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The M838T engine, in a McLaren 12C rolling chassis

The McLaren M838T engine is a 3.8 litre 90 degree twin-turbocharged flat-plane V8, designed and developed in collaboration with Ricardo plc.[1]

Contents

DevelopmentEdit

McLaren bought the rights to the Tom Walkinshaw Racing developed engine (based on the Nissan VRH engine) which was designed for the IRL Indycar championship but never raced. However, other than the 93 mm bore, little of that engine remains in the M838T.[2] In only 18 months, Ricardo went from a clean sheet of paper to a running prototype.[3]

Developed with help from Ricardo, the engine redlines at 8500 rpm, but 80% of the engine's torque is available as low as 2000 rpm.[4][5] McLaren claims that the engine has the highest horsepower to CO2 emission ratio of any current production engine.[6]

The engine is built at Ricardo's engine assembly facility in Shoreham-by-Sea, West Sussex.[7] The turbochargers are supplied by MHI, and are different units from those used in Mitsubishi Lancer Evolutions.[8]

ApplicationsEdit

The engine was designed and built for the McLaren MP4-12C, where it produces 441 kW (592 hp) and 632 N·m (466 ft·lbf). However, in 2012 McLaren released an update increasing power to 459 kW (616 hp). For the GT3 racecar, the engine produces less power at only 368 kW (493 hp).[9]

The engine has a bore and stroke of 93 mm × 69.9 mm (3.661 in × 2.752 in) and a bore spacing of 108 mm (4.252 in).[10]

McLaren and Ricardo redeveloped the M838T engine for use in the McLaren P1. The engine has been upgraded to optimise cooling and durability under higher loads. The engine block has also been modified to incorporate an integrated electric motor as part of a hybrid drive train. The petrol engine produces 542 kW (727 hp) at 7,200 rpm with an additional 131 kW (176 hp) from the electric motor. At 4,000 rpm the engine is said to produce 720 N·m (531 ft·lbf) of torque while the electric motor can produce a maximum of 260 N·m (192 ft·lbf) from 0 rpm upwards.[11]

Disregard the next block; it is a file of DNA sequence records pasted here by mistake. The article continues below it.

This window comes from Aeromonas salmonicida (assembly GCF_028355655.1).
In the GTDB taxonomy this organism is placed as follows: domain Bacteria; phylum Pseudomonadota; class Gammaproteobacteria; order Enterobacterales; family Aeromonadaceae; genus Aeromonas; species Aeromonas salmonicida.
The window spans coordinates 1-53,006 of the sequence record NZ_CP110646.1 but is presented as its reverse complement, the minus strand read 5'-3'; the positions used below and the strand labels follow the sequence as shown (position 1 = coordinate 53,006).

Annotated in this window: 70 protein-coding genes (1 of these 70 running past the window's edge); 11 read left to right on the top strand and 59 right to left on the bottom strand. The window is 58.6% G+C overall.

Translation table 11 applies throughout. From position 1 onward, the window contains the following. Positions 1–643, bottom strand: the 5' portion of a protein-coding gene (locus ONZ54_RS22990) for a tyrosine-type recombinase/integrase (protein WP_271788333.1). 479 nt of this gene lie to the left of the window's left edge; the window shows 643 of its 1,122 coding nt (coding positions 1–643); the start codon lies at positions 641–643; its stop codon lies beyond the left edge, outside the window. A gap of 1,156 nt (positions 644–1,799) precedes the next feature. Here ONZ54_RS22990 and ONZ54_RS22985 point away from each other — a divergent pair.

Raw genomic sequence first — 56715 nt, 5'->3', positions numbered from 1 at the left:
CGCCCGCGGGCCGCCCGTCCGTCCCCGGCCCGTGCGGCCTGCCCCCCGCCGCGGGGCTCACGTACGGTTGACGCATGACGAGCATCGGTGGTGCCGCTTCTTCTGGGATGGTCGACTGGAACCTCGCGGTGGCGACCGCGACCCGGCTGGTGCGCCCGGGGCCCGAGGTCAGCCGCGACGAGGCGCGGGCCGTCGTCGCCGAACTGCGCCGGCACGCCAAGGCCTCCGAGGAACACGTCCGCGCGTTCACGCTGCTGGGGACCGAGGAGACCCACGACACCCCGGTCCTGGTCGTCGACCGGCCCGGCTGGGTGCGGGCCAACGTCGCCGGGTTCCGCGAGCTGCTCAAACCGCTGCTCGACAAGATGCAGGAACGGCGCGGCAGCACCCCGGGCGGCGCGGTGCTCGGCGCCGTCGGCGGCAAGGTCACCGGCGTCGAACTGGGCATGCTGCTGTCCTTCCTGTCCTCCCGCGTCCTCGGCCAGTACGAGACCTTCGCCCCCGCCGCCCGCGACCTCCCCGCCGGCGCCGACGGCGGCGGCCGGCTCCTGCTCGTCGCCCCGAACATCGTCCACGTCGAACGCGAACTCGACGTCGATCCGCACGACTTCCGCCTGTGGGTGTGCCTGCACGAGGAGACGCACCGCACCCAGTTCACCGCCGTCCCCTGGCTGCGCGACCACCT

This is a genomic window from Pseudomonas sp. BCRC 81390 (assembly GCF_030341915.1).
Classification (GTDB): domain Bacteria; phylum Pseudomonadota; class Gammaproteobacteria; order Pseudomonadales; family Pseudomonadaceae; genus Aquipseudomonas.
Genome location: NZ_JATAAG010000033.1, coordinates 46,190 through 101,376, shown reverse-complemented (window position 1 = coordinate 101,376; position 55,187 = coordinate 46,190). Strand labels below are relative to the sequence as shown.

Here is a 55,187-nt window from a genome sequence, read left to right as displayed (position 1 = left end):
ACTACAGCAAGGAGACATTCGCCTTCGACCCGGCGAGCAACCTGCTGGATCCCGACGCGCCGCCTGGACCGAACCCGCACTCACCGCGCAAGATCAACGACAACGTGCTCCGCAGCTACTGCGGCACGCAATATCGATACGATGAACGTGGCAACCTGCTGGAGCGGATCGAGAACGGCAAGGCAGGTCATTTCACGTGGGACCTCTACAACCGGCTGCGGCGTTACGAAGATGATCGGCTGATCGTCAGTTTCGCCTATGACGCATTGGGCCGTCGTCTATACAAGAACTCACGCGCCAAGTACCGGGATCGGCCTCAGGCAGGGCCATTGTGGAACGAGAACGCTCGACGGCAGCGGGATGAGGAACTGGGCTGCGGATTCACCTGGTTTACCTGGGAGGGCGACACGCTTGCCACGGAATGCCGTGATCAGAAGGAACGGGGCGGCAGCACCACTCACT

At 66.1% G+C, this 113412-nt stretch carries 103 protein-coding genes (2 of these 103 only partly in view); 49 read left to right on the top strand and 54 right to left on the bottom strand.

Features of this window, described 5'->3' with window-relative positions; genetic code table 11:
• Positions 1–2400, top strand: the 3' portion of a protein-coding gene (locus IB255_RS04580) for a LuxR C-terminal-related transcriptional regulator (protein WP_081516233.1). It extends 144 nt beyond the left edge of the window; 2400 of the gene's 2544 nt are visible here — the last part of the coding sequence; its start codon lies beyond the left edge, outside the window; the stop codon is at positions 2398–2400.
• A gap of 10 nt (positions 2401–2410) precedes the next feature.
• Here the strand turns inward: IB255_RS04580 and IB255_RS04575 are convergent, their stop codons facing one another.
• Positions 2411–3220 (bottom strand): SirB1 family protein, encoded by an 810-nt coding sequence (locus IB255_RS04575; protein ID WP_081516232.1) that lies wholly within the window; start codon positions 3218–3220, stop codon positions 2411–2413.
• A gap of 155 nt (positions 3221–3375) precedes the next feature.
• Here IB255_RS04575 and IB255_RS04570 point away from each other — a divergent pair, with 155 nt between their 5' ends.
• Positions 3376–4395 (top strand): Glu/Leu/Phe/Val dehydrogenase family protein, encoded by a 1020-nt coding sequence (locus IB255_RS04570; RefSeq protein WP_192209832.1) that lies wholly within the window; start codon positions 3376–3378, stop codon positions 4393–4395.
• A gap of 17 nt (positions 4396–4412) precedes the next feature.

Models Years Displacement Aspiration Valvetrain Power Torque Redline (rpm) Weight kg (lbs) Fuel Lubricants
P1 2014- 3,799 cc (3.8 L; 231.8 cu in) Twin Turbocharged DOHC 4-valves per cylinder 737 PS (542 kW; 727 hp) @7200 rpm
Electric: 179 PS (132 kW; 177 hp)
720 N·m (531 lbf·ft)
Electric: 260 N·m (192 lbf·ft)
- -
ExxonMobil High Performance Unleaded with Mobil Synergy Fuel System
Mobil 1 Racing fully synthetic 0W-50
675LT Announced 2015 675 PS (496 kW; 666 hp) 700 N·m (516 lbf·ft) - -
650S 2014- 650 PS (478 kW; 641 hp) @7250 rpm 680 N·m (502 lbf·ft) @6000 rpm - -
MP4-12C 2011- September 2012 600 PS (441 kW; 592 hp) @7000 rpm 600 N·m (443 lbf·ft) @3000 rpm 8500 199 (439)
MP4-12C 2013- 625 PS (460 kW; 616 hp) @7500 rpm 600 N·m (443 lbf·ft) 8500 199 (439)
MP4-12C GT3 2011- 500 PS (368 kW; 493 hp) - - -
McLaren 540C 2016- 540 PS (397 kW; 533 hp) 540 N·m (398 lbf·ft) - -
McLaren 570S 2016- 570 PS (419 kW; 562 hp) @7400 rpm 601 N·m (443 lbf·ft) @5000-6500 rpm - -

ReferencesEdit

  1. ^ "McLaren M838T Engine Claims Victory At International Engine Of The Year Awards". McLarenAutomotive.com. Retrieved 4 March 2015. 
  2. ^ Sherman, Don (2011-02-01). "2012 McLaren MP4-12C Tech Trickledown". Car & Driver. US. Retrieved 2017-03-12. 
  3. ^ Crosse, Jesse. "Super car, super engine" (PDF). Ricardo Quarterly Review (Q3 2011). Retrieved 2017-03-12. 
  4. ^ "McLaren MP4-12C First look". Edmunds.com. 2009-10-13. 
  5. ^ "The Official McLaren Automotive Website". 2010-02-03. 
  6. ^ "McLaren MP4-12C - the first official P11 story". 2009-09-08. 
  7. ^ "New Ricardo engine assembly facility commences pilot production". ricardo.com. Retrieved 2011-02-19. 
  8. ^ "Accelerated development: Ricardo-McLaren M838T". Automotive Engineer. 2011-10-19. Retrieved 2013-12-21. 
  9. ^ Dobie, Stephen (2011-05-04). "evo: McLaren MP4-12C GT3 racing car: new pictures and video". EVO. UK. Retrieved 2011-05-05. 
  10. ^ Kavanagh, Jason (2012-09-04). "2012 McLaren MP4-12C: Dyno Tested". Edmunds. Retrieved 2016-09-29. 
  11. ^ "McLaren News - McLaren P1 Twin Power". Retrieved 2011-03-12. 

External linksEdit